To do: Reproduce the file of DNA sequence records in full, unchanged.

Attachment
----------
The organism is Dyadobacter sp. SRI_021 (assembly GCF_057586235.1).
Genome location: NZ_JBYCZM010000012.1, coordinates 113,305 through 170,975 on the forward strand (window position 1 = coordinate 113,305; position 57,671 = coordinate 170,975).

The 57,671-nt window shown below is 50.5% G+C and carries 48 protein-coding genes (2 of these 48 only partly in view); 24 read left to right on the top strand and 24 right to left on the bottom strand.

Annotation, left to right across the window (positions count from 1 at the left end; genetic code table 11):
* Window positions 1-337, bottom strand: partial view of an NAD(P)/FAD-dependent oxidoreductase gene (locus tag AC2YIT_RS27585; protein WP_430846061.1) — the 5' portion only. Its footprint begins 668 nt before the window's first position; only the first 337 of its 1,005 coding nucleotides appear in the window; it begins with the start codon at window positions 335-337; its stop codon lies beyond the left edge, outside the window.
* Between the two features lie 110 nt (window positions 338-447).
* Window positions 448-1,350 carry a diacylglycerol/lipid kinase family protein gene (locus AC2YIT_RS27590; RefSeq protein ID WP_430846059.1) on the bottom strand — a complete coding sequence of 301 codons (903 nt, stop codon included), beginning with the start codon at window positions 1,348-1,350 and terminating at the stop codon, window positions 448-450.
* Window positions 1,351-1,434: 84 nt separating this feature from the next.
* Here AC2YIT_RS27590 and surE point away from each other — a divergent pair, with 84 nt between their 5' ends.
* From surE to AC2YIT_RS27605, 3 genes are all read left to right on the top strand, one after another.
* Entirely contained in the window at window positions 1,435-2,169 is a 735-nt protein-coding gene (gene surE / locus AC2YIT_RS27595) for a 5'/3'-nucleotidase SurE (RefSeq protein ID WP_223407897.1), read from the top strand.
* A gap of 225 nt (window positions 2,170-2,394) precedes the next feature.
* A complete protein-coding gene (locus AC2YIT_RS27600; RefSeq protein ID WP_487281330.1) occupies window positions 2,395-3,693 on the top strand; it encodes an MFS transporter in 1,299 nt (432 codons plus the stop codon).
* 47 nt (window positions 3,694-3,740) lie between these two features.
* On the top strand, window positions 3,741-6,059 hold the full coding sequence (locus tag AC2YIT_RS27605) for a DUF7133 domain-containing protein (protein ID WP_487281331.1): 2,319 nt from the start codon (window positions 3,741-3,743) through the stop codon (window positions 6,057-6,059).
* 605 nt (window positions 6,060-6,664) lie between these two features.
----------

The organism is Dyadobacter sp. SRI_021 (assembly GCF_057586235.1).
Genome location: NZ_JBYCZM010000012.1, coordinates 113,305 through 170,975 on the forward strand (window position 1 = coordinate 113,305; position 57,671 = coordinate 170,975).

The 57,671-nt window shown below is 50.5% G+C and carries 48 protein-coding genes (2 of these 48 only partly in view); 24 read left to right on the top strand and 24 right to left on the bottom strand.

Annotation, left to right across the window (positions count from 1 at the left end; genetic code table 11):
* Window positions 1-337, bottom strand: partial view of an NAD(P)/FAD-dependent oxidoreductase gene (locus tag AC2YIT_RS27585; protein WP_430846061.1) — the 5' portion only. Its footprint begins 668 nt before the window's first position; only the first 337 of its 1,005 coding nucleotides appear in the window; it begins with the start codon at window positions 335-337; its stop codon lies beyond the left edge, outside the window.
* Between the two features lie 110 nt (window positions 338-447).
* Window positions 448-1,350 carry a diacylglycerol/lipid kinase family protein gene (locus AC2YIT_RS27590; RefSeq protein ID WP_430846059.1) on the bottom strand — a complete coding sequence of 301 codons (903 nt, stop codon included), beginning with the start codon at window positions 1,348-1,350 and terminating at the stop codon, window positions 448-450.
* Window positions 1,351-1,434: 84 nt separating this feature from the next.
* Here AC2YIT_RS27590 and surE point away from each other — a divergent pair, with 84 nt between their 5' ends.
* From surE to AC2YIT_RS27605, 3 genes are all read left to right on the top strand, one after another.
* Entirely contained in the window at window positions 1,435-2,169 is a 735-nt protein-coding gene (gene surE / locus AC2YIT_RS27595) for a 5'/3'-nucleotidase SurE (RefSeq protein ID WP_223407897.1), read from the top strand.
* A gap of 225 nt (window positions 2,170-2,394) precedes the next feature.
* A complete protein-coding gene (locus AC2YIT_RS27600; RefSeq protein ID WP_487281330.1) occupies window positions 2,395-3,693 on the top strand; it encodes an MFS transporter in 1,299 nt (432 codons plus the stop codon).
* 47 nt (window positions 3,694-3,740) lie between these two features.
* On the top strand, window positions 3,741-6,059 hold the full coding sequence (locus tag AC2YIT_RS27605) for a DUF7133 domain-containing protein (protein ID WP_487281331.1): 2,319 nt from the start codon (window positions 3,741-3,743) through the stop codon (window positions 6,057-6,059).
* 605 nt (window positions 6,060-6,664) lie between these two features.